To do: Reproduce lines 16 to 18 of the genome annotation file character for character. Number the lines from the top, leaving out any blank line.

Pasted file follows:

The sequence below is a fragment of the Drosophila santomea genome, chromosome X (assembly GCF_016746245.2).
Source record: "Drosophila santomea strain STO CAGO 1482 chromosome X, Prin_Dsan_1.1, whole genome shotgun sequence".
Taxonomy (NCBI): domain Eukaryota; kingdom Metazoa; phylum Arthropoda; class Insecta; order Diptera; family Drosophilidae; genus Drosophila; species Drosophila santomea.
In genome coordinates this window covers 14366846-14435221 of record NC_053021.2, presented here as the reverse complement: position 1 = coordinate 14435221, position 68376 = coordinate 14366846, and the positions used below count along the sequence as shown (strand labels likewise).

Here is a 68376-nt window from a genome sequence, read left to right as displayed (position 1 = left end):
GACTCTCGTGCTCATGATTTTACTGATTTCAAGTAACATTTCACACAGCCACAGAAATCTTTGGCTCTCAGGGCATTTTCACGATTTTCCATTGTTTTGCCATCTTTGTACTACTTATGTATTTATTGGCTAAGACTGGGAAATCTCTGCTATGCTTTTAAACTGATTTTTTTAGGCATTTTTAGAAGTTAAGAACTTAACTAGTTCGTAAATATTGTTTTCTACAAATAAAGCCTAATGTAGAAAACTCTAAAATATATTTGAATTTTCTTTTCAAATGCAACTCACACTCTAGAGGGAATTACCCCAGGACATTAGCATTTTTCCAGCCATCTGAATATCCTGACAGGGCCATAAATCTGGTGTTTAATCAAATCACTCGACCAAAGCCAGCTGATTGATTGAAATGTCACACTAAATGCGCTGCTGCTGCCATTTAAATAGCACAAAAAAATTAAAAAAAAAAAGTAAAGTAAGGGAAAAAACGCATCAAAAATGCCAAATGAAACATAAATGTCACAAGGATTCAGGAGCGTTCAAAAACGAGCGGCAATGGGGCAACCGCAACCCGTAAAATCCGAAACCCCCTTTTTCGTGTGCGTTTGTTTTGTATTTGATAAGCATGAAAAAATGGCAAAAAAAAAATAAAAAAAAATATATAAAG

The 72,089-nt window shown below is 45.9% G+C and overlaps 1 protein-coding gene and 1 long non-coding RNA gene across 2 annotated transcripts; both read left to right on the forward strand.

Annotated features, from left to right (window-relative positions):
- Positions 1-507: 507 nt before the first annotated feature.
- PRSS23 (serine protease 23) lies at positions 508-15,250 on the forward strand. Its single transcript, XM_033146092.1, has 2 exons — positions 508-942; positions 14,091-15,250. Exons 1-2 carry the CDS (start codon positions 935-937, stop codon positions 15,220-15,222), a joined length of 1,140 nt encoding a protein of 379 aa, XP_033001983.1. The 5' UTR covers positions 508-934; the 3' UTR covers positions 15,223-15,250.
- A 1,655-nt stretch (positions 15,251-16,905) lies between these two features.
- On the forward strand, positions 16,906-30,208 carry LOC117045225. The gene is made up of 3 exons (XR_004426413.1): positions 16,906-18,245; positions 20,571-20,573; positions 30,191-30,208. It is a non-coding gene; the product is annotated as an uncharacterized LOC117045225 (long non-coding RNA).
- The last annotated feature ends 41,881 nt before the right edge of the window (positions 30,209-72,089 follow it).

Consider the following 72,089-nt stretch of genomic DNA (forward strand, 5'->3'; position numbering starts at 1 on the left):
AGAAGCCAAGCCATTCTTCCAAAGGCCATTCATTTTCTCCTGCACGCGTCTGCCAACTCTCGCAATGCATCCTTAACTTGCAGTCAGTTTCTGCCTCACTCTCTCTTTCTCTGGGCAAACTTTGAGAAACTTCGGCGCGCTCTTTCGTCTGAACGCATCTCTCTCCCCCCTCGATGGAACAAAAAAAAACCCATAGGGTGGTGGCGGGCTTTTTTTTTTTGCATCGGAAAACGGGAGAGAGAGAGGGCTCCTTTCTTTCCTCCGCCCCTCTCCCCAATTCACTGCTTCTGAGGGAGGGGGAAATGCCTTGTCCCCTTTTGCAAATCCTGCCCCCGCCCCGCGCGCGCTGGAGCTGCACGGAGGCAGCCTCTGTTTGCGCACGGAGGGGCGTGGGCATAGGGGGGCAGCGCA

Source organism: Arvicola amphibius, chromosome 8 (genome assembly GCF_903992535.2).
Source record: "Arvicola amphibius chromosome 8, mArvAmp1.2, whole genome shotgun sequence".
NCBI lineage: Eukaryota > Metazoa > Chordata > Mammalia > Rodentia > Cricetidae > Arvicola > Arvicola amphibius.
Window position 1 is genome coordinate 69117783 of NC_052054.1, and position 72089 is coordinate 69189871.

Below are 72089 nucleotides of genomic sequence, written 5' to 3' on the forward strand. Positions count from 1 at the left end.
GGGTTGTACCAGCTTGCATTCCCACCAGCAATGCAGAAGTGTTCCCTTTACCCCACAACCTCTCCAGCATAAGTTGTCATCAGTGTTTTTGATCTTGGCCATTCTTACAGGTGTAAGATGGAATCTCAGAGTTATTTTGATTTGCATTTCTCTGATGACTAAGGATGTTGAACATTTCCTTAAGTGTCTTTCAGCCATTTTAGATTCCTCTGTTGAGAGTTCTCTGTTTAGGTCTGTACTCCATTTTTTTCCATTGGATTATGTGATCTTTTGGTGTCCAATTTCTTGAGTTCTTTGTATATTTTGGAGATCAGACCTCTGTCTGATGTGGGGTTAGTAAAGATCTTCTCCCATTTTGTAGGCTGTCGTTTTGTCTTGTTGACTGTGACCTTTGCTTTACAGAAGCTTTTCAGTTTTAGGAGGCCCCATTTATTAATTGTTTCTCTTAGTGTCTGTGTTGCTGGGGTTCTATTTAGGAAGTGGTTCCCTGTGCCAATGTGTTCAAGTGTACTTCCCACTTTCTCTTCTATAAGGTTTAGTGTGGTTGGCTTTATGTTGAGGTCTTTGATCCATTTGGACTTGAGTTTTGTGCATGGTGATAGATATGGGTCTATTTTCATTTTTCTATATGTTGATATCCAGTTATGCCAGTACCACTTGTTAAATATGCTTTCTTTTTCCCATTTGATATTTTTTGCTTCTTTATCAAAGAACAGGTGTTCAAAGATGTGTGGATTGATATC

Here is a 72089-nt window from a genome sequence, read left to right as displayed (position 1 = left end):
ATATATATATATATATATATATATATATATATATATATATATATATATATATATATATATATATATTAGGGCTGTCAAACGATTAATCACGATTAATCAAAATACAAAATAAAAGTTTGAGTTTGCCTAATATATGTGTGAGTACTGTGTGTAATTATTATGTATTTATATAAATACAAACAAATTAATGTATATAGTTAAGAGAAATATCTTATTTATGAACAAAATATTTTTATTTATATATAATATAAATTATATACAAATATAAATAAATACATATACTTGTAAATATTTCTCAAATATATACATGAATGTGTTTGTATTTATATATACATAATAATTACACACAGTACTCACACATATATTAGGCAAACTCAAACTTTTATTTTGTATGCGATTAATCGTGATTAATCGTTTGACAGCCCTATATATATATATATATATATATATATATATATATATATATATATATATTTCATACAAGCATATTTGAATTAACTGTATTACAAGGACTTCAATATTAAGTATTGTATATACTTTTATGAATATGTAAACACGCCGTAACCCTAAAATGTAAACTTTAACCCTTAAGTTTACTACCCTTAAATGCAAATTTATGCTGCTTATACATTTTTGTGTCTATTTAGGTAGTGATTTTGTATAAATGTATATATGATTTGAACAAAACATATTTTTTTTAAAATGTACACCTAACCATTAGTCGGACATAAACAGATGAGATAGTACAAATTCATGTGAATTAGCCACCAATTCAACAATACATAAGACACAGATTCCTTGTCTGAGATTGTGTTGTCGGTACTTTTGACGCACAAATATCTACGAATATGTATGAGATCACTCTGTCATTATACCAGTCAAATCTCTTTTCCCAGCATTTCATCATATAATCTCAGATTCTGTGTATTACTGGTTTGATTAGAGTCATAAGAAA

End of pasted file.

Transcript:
Source organism: Arvicola amphibius, chromosome 8 (genome assembly GCF_903992535.2).
Source record: "Arvicola amphibius chromosome 8, mArvAmp1.2, whole genome shotgun sequence".
NCBI lineage: Eukaryota > Metazoa > Chordata > Mammalia > Rodentia > Cricetidae > Arvicola > Arvicola amphibius.